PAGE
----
July 14, 2013

A Crown of Swords by Robert Jordan

Ah Jordan, your wordiness,  your massive detail, your thick books that could easily injure someone if thrown at them.  If you've come this far you realize that Crown of Swords is the seventh book in the Wheel of Time series.  Or at least I hope you realize that.  If you've somehow stumbled along this far without starting at the first book you need to turn around or become hopelessly lost.

Bad things happened to Rand in the sixth book, and he's trying to recover from them and sort out some new world order in this book.  Which means the Aes Sedai have no idea what is in store for them.  Nynaeve and Elayne are still in Ebou Dar, hoping to find an artifact that will restore the weather.  But they've been running into dead ends all over the place, and having power struggles with the other Aes Sedai in residence.  And Egwene, she's just trying to get herself out of the mire that she's been placed into as head of the Aes Sedai.

All of the characters are a little better this time around, at least compared to how they were in the first book.  I don't think we'll ever get our sweet innocent Emond's Fielder's from the first book back, but at least we have glimmers of them every once in awhile.  Rand is still distant, and I actually found his story in this one not as compelling as the others, but luckily he's surrounded by good characters.  Like Min, who is spunky and assured of herself.  Nynaeve is still my favorite, if only because I remember how she originally was.  I think she'll get better as the series go on, at least she seems to be improving.  But it does anger me that Jordan sunk her character a little too low.  Elayne I've never been overly fond of.  I recognize she's important, but she's not relatable at all.  Egwene is a good character though, and holds up well under pressure.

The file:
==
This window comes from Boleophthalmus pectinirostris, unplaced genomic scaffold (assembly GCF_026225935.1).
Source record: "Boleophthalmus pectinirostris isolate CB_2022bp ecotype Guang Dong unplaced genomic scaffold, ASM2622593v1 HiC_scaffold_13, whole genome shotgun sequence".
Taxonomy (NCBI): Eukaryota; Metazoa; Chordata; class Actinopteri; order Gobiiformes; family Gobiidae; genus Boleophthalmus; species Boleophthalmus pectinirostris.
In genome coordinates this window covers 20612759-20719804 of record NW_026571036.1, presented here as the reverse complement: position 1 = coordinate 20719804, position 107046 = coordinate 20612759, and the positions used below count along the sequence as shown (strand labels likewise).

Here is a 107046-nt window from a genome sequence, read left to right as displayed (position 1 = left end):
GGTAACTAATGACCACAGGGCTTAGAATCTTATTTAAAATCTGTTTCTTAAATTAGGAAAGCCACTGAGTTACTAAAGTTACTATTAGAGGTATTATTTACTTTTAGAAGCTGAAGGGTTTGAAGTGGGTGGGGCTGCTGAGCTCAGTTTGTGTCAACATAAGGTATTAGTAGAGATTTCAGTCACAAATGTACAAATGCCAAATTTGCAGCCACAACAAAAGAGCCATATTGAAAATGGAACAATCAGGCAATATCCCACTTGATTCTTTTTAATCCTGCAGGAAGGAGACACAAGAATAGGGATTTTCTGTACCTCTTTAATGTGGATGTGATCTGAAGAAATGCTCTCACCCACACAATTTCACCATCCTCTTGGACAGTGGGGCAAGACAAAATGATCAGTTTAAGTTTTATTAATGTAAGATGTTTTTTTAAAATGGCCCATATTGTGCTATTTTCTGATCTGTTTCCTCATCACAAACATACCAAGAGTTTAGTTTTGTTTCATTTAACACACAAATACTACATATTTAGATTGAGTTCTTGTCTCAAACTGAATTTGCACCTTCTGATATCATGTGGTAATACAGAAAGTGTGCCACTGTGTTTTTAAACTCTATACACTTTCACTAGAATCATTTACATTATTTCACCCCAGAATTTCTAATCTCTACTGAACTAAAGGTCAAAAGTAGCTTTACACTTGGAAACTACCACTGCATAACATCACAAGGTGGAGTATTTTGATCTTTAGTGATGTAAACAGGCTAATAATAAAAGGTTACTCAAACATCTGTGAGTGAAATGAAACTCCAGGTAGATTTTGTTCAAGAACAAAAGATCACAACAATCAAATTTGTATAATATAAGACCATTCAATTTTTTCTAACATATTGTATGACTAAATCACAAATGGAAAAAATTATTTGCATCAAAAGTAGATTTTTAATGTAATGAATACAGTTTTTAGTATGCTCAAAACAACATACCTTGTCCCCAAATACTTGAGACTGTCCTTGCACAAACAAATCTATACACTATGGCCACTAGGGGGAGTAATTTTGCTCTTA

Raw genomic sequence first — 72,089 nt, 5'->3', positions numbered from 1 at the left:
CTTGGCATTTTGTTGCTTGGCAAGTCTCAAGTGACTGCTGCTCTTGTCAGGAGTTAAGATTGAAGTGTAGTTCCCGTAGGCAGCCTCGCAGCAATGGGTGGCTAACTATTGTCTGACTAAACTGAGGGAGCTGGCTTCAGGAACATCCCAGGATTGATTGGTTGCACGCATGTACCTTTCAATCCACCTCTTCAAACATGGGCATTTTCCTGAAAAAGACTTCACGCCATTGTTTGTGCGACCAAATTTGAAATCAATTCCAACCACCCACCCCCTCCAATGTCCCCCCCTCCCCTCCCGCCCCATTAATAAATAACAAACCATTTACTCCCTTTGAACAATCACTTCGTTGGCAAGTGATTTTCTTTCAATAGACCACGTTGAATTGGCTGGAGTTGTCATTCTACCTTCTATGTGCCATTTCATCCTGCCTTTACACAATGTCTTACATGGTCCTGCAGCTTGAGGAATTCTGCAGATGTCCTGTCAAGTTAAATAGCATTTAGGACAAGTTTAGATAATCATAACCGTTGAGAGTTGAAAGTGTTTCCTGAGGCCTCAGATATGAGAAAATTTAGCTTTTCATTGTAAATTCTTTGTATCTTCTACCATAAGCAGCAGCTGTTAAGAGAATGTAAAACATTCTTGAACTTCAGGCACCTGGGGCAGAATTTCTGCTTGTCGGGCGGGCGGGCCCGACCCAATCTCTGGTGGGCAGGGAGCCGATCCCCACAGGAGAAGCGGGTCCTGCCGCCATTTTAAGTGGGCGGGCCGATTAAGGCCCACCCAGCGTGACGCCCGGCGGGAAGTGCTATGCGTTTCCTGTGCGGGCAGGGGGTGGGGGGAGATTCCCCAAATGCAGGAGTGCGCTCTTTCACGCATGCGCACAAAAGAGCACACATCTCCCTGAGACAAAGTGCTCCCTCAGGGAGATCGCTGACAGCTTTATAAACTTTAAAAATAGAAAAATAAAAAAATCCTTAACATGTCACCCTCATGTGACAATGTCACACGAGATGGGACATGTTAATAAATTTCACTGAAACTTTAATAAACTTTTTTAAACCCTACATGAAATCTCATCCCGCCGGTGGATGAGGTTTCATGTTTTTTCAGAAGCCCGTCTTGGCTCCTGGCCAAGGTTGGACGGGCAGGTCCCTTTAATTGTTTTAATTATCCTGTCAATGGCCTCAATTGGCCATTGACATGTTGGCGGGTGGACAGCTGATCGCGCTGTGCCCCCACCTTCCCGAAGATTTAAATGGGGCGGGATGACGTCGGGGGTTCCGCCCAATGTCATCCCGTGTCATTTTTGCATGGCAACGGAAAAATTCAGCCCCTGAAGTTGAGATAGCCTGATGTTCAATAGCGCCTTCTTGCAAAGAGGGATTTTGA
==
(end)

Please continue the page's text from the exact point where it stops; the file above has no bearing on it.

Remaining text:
Jordan's book seem to be a lot of detail at the beginning, and then a climactic scene at the end whether it be a battle, or mystery, or cliffhanger.  There's always enough to keep you going to the next book though.  This book is no different, you had to wade through a massive amount of detail about dresses, culture, war, etc. with the plot line woven in with it.  Some might not care for that amount of detail, but I like the way Jordan does it so it hasn't been a problem for me.  It's also notable that there are so many things going on it's easy to miss something.  Every time I reread this series I find a new clue I hadn't noticed the previous time, and it makes the series really come together.

The series is still running pretty smoothly.  I know it starts to lag coming up, but I can't help but still like it quite a bit at this point.

A Crown of Swords
Copyright 1996
684 pages

No comments:

Post a Comment